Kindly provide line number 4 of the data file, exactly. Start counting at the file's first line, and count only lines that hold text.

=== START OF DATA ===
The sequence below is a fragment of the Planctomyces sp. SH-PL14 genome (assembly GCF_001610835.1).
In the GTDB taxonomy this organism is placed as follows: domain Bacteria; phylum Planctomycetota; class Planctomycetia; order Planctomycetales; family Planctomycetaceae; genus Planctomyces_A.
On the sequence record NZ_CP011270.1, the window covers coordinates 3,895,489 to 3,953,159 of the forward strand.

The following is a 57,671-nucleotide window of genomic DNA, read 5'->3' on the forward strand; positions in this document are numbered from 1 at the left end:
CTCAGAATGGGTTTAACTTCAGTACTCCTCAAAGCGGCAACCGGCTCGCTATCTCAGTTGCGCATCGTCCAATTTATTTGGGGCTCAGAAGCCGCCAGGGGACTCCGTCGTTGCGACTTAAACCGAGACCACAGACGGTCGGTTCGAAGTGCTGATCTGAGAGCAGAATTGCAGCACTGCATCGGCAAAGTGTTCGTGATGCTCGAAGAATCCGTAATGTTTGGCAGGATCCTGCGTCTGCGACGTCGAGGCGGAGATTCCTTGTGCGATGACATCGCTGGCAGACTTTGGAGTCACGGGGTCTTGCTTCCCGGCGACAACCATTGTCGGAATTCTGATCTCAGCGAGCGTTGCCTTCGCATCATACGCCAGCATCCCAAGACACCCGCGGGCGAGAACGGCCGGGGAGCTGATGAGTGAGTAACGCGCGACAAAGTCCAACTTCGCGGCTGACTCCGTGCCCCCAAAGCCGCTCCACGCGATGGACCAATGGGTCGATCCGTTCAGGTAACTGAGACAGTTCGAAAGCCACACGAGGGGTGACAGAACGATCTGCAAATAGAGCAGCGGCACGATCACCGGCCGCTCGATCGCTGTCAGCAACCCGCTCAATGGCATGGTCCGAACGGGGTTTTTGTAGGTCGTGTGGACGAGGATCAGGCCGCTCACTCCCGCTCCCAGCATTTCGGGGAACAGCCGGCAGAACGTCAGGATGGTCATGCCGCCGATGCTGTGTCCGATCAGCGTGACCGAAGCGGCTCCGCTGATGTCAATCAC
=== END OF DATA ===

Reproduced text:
The following is a 57,671-nucleotide window of genomic DNA, read 5'->3' on the forward strand; positions in this document are numbered from 1 at the left end: